Blood Thinners – Anxiety


I want to get on a PLANE right NOW.  I need to see my mom.

I am anxious about driving.
I am anxious about falling while walking.
I am anxious about every ache. Every pain.
My veins sometimes feel like they are on fire.
My joints ache.
In the mornings, I wake up feeling like I was run over.

And this is why.

Patients may bleed easily while taking anticoagulants. Bleeding may develop in many areas, such as the nose or gums, excessive menstrual bleeding, bleeding in the urine or feces, bleeding or excessive bruising in the skin, as well as vomiting material that is bright red or like coffee grounds. In some cases, bleeding can develop inside the body and not be noticed immediately. Bleeding inside the body can cause a person to feel faint, or have pain in the back or abdomen. A healthcare provider should be notified immediately if there are any signs of this problem.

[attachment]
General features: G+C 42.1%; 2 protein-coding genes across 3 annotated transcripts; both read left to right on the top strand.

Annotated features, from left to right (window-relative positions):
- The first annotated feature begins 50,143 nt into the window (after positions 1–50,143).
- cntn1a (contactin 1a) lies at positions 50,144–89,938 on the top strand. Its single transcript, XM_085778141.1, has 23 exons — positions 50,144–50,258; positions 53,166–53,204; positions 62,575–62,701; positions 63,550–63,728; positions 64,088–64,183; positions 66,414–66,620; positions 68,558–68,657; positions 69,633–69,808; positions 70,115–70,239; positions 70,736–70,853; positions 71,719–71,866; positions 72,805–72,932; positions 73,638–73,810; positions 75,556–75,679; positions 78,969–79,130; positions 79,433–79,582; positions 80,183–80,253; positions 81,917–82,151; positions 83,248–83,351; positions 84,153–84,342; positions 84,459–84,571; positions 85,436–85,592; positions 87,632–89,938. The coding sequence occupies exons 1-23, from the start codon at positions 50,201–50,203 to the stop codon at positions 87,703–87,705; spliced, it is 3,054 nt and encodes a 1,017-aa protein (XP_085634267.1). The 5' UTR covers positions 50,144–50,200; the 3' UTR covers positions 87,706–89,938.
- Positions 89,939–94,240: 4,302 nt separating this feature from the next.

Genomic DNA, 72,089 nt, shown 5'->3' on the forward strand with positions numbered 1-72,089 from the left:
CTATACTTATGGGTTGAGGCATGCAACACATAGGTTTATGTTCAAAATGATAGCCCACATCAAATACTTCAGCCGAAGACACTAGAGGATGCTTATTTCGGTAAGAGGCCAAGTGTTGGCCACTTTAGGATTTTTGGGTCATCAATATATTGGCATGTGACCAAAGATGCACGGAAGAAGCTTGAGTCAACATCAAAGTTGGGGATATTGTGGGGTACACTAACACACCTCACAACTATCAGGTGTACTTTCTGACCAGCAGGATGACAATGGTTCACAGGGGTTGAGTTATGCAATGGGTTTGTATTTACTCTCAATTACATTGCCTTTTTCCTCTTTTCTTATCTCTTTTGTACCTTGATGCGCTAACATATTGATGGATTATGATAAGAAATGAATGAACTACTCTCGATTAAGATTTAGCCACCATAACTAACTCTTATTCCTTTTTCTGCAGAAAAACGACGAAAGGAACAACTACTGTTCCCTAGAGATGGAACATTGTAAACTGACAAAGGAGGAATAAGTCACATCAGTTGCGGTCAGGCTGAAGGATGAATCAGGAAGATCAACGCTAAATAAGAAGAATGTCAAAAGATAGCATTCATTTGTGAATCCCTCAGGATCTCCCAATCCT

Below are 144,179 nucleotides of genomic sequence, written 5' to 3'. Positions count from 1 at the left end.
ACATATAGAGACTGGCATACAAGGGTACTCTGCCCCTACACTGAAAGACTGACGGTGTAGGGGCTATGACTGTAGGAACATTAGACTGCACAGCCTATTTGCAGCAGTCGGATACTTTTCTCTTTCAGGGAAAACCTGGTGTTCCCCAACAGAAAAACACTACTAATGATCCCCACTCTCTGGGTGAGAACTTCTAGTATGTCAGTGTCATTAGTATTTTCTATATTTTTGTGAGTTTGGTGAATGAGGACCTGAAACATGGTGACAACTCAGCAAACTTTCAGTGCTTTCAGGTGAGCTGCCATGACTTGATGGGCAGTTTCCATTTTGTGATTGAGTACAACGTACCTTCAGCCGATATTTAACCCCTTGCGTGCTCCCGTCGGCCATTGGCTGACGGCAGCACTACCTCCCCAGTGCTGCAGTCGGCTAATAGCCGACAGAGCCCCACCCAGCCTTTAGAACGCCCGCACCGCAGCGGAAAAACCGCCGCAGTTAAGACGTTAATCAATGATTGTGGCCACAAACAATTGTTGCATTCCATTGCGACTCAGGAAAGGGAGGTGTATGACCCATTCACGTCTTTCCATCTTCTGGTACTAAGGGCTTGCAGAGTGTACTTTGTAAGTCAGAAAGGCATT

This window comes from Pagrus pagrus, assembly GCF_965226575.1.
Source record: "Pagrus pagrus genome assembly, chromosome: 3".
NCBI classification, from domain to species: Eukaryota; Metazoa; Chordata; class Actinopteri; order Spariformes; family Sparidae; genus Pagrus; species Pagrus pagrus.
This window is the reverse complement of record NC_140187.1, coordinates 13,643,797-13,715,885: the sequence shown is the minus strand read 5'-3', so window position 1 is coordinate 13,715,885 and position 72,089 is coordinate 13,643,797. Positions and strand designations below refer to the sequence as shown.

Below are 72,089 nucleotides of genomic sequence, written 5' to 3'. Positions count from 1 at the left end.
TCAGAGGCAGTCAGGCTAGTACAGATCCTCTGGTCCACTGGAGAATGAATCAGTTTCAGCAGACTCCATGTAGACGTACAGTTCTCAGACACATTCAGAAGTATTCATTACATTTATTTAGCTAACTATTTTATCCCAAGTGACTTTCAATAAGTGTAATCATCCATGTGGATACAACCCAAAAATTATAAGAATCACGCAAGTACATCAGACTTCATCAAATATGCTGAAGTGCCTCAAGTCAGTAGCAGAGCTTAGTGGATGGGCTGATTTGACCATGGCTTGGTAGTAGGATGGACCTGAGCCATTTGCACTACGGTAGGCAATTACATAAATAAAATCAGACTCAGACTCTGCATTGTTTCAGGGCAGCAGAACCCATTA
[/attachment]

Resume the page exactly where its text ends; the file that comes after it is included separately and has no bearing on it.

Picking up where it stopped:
Wear an alert tag — People who take anticoagulants should wear a bracelet, necklace, or similar alert tag at all times. If medical treatment is required and the person is too ill to explain their condition, the tag will alert responders about the patient’s use of anticoagulants and the risk of excessive bleeding.

The alert tag should list the person’s medical conditions, as well as the name and phone number of an emergency contact.

Reduce the risk of bleeding — Some simple modifications can limit the risk of bleeding:

Use a soft bristle toothbrush

Shave with an electric razor rather than a blade

Take care when using scissors or knives

Avoid potentially harmful activities (biking, hiking, contact sports)

Do not take aspirin or other NSAIDS (eg, ibuprofen, Advil, Aleve, Motrin, Nuprin) while taking warfarin. Other nonprescription pain medications, such as acetaminophen, may be a safe alternative.

Uh. Hunh.  So a bloody nose could, literally, kill me.


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